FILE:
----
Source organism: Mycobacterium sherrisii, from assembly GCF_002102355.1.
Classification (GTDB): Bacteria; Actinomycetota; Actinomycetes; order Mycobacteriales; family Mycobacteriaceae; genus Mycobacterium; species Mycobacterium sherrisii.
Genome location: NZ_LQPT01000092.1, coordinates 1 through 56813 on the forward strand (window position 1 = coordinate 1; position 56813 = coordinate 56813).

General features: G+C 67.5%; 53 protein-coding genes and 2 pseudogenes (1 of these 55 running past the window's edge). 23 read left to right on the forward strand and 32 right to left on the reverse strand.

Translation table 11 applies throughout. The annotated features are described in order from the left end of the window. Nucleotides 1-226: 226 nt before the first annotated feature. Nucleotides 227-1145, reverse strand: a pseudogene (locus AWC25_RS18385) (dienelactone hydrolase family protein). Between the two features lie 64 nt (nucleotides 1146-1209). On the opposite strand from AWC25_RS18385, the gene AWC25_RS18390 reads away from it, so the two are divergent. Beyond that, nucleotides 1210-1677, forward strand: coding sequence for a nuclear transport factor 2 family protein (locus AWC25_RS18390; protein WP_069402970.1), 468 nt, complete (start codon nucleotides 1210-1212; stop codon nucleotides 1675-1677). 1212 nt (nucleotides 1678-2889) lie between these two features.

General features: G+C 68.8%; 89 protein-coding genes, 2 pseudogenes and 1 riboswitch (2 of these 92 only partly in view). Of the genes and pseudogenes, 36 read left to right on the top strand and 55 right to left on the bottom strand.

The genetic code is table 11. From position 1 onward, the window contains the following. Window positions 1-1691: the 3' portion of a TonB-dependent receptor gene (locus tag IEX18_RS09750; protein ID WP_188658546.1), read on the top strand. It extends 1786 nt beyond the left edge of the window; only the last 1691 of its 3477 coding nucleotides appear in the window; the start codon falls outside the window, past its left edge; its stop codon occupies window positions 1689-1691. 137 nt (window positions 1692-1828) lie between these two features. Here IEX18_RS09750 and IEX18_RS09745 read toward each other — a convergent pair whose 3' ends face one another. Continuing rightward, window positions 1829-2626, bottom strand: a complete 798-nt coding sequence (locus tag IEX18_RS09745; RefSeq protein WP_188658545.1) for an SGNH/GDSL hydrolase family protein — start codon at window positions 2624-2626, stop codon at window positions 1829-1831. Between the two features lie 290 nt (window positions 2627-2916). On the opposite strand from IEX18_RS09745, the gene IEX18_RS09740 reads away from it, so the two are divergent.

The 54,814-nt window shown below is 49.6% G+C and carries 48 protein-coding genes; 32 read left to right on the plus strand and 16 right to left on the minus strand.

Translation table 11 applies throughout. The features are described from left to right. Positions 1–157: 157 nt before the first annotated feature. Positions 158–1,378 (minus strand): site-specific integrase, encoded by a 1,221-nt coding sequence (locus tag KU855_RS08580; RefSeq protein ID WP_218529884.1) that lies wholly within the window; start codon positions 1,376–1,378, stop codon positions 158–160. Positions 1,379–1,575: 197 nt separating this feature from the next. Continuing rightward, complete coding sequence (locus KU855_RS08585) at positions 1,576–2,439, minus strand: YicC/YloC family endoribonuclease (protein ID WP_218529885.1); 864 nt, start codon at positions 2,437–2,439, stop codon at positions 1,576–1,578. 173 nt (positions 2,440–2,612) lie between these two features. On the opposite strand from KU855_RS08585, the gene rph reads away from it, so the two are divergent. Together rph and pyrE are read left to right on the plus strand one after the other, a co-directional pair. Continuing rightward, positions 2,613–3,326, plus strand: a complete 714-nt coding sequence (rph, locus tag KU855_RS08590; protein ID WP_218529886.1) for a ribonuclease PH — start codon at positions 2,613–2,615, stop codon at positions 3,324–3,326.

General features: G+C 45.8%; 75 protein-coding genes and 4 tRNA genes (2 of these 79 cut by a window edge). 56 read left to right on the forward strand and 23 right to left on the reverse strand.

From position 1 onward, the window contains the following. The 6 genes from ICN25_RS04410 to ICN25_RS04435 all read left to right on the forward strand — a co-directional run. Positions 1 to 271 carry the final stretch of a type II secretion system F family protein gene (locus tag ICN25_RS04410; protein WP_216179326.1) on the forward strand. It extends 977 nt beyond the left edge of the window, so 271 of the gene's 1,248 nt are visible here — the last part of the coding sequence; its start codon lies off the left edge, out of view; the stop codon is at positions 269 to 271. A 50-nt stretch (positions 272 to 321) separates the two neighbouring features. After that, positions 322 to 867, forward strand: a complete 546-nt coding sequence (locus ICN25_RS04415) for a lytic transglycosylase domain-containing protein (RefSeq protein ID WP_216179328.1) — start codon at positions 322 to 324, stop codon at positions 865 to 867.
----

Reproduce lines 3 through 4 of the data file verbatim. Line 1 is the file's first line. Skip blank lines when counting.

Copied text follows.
Genome location: NZ_LQPT01000092.1, coordinates 1 through 56813 on the forward strand (window position 1 = coordinate 1; position 56813 = coordinate 56813).

General features: G+C 67.5%; 53 protein-coding genes and 2 pseudogenes (1 of these 55 running past the window's edge). 23 read left to right on the forward strand and 32 right to left on the reverse strand.